Phulkopi Aloor Roast: This Bengali-Style Pan-Roasted Cauliflower And Potato Recipe Tugs At Heartstrings


Although neither the potato nor the cauliflower originally was from India (the potato coming all the way from the Americas while the cauliflower can be traced back to Cyprus), their introduction, and subsequent popularity, by the colonial powers, resulted in the two vegetables being adapted to Indian palate in various forms. The cauliflower, for example, was introduced in 1822 by one Dr. Jemson, who was the then in-charge of the Company Bagh in Saharanpur. The growing period of the cauliflowers were between May and July in England, but given the condition of Indian climate, that plan had to be modified, and local varieties were developed after a considerable amount of thought. The earliest varieties in India of the cauliflower were Early Benares, Main Benares, Early Patna and Main Patna. These varieties got subsequently spread across the subcontinent, and then got adapted as a part of the culinary repertoire of the country.

The cauliflower, for example, in a Bengali household, is a treasure during winters. Cooked into a plethora of vegetarian and fishy recipes, one of the most popular cauliflower recipes is when it is cooked with fresh Bhetki (Barramundi) fish. Other versions include a simple “chhechki” with thin strips of potato and peas, cooked into a slightly soupy “dalna” with potatoes. The ‘phulkopir roast’ is a recipe that indicates primarily to the process of pan-searing the vegetables, a procedure that was a common colonial culinary technique. The recipe here adds potato, but you may leave it off as well and add more cauliflower if you want. It is also without onion and garlic, and often part of the bhog (food offered to the Gods) in many households, including my own.

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How To Make Phulkopi Aloor Roast:


  • 500 gm. cauliflower, cut in medium chunks
  • 250 gm. potatoes, peeled and cut in one-inch dice
  • 100 ml. mustard oil (or any refined, neutral flavored oil)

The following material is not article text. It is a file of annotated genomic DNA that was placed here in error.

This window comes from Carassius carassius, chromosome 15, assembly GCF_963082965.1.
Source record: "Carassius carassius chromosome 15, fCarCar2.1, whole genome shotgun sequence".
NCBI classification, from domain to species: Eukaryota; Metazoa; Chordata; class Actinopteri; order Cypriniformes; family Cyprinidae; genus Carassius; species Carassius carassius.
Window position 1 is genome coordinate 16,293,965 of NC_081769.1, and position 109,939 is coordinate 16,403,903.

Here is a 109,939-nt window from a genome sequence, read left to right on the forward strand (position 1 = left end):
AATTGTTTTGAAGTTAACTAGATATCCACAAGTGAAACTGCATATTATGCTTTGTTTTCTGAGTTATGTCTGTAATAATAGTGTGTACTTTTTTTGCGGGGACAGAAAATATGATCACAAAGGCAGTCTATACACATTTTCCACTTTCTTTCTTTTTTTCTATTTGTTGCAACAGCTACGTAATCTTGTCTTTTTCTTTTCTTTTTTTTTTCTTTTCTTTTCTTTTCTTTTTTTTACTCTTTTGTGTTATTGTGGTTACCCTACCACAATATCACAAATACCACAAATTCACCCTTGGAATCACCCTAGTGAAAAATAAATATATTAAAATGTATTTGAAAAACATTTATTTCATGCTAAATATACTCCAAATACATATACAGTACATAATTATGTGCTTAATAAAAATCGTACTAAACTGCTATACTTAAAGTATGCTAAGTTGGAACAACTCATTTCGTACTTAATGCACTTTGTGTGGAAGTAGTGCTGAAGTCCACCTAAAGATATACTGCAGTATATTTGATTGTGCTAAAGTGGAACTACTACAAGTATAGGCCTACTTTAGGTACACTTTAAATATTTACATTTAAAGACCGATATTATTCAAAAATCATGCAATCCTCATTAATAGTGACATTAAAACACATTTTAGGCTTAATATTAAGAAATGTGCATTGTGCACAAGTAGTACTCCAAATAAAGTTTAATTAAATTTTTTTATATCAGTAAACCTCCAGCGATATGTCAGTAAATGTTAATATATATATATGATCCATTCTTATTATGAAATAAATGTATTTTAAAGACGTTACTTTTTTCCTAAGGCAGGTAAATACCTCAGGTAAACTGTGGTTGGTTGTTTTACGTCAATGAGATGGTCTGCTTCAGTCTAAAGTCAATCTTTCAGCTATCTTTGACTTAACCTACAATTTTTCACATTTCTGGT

• half teaspoon whole cumin
  • 4 dried red chillies
  • 3 green cardamom pods
  • 1 inch stick of cinnamon
  • 8-9 cloves
  • 1 tablespoon ginger paste
  • 1 teaspoon green chilli paste
  • 150 gm. crushed tomatoes
  • 1 tablespoon yogurt, whipped
  • 1 teaspoon turmeric powder
  • 1 tablespoon coriander powder
  • 1 teaspoon garam masala powder
  • 1 teaspoon sugar (or to taste)
  • Salt to taste
  • 1 tablespoon ghee
  • Chopped green chillies or coriander leaves to garnish (optional)


Apply a pinch of turmeric and salt on cauliflower and potatoes. Heat 3/4th part of mustard oil and fry the cauliflower and potato in batches until they are golden-brown. Remove.

Heat the remaining 1/4th part of the oil, then add the whole spices to it. Once the spices splutter, add ginger and green chilli paste. Carefully stir, then tip in the tomatoes. Turn the heat to a simmer, and cook till the tomatoes are cooked well and mushy, and the oil starts separating from it.

Add the coriander powder, cumin powder, turmeric powder, yogurt, red chilli powder and half of the garam masala powder, along with the sugar. Cook till the masala is dark brown in colour, about 3-4 minutes.

Then, add the potatoes and stir that in. Cook for 3-4 minutes, covered and simmered. Add the cauliflower at this point, stir that in, and cook over medium-low heat for 2-3 minutes, to allow the spices to coat the vegetables and sear. At this point, add a bit of water, to cook vegetables. Add salt to taste, stir that in, and then cover, simmer and cook till the potatoes and cauliflower are soft and the water is mostly dried off.

Sprinkle the ghee and remaining garam masala on top, cover and turn off the heat. Let the spices infuse for 4-5 minutes. Garnish with coriander leaves or chopped green chillies. Serve with roti, luchi or paratha, khichuri or a simple polao.

About Poorna BanerjeePoorna Banerjee is a food writer, restaurant critic and social media strategist and runs a blog Presented by P for the last ten years where she writes about the food she eats and cooks, the places she visits, and the things she finds of interest. She is deeply interested in culinary anthropology, and food history and loves books, music, travelling, and a glass of wine, in that order.